Armed first with bows and arrows, swords, rifles and now also GPS tracking devices and cameras, Ka’apor villagers are refusing to lose their land to illegal loggers. Left with only empty promises from their government, villagers have taken charge of their “nature conservation through aggressive confrontation.”
Living in the Alto Turiacu region in rural Brazil, roughly 2,000 indigenous peoples are protecting their densely forested land. Between 2007 and 2013, the area lost 5,733 hectares of forest to illegal logging. Areas the loggers uproot look gashed and spent, their former beauty metaphorically pissed on by private criminal interests. These areas will be nothing but stumps for decades.
In 2011, the Ka’apor began patrolling. Since, loggers have been rounded up, their logs burned and their hands tied, receiving strikes with sticks and having their pants removed to humiliate them into staying away. A Ka’apor leader describes the encounters to The Guardian as being “like a film: They fight us with machetes, but we always drive them off.”
But protecting their land also has had dire costs. Four Ka’apor villagers have died and more than a dozen of their leaders have received death threats or assassination attempts. One prominent leader was shot returning from a visit with his son. Despite links between the deaths and loggers, no arrests have been made. The federal court ordered security posts in the area in 2014, but not a single station has yet to be erected.
Greenpeace Brazil decided to step in, providing the Ka’apor with surveillance technology that is shifting the playing field in their favour. The organization reports, that “together, Greenpeace and the Ka’apor built more accurate maps of the landscape and installed motion and temperature sensor cameras to document the invasion of logging trucks inside Ka’apor territory. Greenpeace also provided the Ka’apor with electronic tracking devices to monitor logging trucks as they travel in and around the Alto Turiacu Indigenous Land.”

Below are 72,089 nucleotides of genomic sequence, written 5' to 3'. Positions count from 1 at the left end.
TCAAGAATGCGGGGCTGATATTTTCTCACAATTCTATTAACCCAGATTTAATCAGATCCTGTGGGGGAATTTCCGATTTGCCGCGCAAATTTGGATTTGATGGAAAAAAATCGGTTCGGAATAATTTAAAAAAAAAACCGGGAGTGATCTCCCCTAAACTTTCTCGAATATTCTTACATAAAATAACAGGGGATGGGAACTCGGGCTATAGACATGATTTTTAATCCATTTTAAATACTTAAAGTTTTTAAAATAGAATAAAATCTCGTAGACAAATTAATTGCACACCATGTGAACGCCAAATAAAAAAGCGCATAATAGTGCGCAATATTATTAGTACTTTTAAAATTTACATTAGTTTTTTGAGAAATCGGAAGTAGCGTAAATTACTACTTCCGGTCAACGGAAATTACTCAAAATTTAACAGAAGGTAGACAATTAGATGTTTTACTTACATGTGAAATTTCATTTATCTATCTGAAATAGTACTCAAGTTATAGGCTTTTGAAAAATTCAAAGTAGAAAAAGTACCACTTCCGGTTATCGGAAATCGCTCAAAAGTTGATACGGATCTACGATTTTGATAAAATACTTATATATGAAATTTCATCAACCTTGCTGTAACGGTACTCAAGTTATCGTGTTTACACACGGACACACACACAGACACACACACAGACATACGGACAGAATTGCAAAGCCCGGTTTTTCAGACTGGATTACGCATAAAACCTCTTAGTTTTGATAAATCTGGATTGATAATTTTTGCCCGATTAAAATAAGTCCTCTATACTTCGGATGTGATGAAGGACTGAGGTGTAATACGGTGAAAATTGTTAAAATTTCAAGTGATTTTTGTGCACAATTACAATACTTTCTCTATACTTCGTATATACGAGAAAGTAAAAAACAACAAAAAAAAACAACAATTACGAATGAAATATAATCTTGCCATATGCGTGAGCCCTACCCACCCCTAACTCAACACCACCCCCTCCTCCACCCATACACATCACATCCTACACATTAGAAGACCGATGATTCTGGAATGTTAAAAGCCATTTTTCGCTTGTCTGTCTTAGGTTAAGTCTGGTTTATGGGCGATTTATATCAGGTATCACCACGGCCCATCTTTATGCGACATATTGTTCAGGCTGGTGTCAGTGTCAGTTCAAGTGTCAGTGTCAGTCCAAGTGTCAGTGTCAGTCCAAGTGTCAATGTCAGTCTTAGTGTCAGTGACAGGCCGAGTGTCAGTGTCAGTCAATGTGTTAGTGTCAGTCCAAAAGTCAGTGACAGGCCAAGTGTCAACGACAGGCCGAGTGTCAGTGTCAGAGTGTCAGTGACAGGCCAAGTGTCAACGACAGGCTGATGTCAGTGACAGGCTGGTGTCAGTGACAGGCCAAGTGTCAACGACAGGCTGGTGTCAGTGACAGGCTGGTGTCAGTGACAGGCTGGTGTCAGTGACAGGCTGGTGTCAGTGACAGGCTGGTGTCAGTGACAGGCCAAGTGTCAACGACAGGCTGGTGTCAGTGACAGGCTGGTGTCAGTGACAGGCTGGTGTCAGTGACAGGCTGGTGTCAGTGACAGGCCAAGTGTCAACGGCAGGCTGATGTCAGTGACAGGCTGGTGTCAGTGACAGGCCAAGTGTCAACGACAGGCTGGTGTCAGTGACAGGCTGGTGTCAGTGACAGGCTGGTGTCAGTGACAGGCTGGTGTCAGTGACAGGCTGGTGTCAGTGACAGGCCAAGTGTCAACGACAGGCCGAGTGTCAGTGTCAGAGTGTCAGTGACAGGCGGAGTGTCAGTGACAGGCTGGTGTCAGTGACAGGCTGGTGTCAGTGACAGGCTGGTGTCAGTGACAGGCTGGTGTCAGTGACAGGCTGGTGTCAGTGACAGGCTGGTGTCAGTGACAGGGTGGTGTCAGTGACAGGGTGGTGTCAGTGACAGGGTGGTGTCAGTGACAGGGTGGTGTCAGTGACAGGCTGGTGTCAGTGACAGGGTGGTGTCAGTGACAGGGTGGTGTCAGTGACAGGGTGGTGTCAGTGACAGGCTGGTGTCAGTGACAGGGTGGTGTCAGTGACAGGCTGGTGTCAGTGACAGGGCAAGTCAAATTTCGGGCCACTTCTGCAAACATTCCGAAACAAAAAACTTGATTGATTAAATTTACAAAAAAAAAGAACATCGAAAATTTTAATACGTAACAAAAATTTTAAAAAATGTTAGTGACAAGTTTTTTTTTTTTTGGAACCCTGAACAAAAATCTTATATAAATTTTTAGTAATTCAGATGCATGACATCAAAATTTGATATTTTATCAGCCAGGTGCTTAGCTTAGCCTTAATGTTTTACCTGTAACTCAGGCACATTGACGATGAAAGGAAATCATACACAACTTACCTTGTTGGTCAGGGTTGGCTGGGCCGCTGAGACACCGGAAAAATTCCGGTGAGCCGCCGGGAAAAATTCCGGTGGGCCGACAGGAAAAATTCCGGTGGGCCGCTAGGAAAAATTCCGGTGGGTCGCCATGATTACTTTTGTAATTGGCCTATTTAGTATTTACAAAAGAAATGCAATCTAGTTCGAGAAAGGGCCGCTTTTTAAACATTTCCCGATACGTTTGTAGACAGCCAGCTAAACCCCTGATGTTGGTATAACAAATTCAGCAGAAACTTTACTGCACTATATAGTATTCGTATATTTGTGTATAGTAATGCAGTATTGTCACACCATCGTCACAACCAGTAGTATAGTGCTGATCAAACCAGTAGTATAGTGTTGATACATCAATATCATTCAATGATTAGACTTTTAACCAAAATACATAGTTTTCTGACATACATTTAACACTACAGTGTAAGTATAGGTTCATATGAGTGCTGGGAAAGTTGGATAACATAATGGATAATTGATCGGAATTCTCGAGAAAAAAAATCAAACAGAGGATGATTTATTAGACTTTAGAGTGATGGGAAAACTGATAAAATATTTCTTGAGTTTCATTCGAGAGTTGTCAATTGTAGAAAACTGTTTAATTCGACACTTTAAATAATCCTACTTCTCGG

The new technology gives the Ka’apor more information than they could have gathered on foot and hard data providing leverage in forcing the Brazilian government to provide support.
Without government help, there is little indication that this problem can be curbed. Oversight is weak, so loggers can forge papers to make their wood appear legal. And The Guardian reports that illegal cutting is increasing. In an interview, Imazon’s Paulo Barreto said, “the situation is rapidly getting worse. He says the area illegally logged increased by 151% in Pará and by 63% in Mato Grosso between 2011 and 2012.” Greenpeace reports, “Between 2007 and 2008, the Brazilian Amazon lost almost 3 million acres of rainforest to illegal logging, soy plantations, cattle ranching and other human activities.”
Marina Lacorte, of Greenpeace Brazil poses an important question: “If the Ka’apor people are protecting their territory with their own resources and little technological support, why is the Brazilian government not able to do the same?”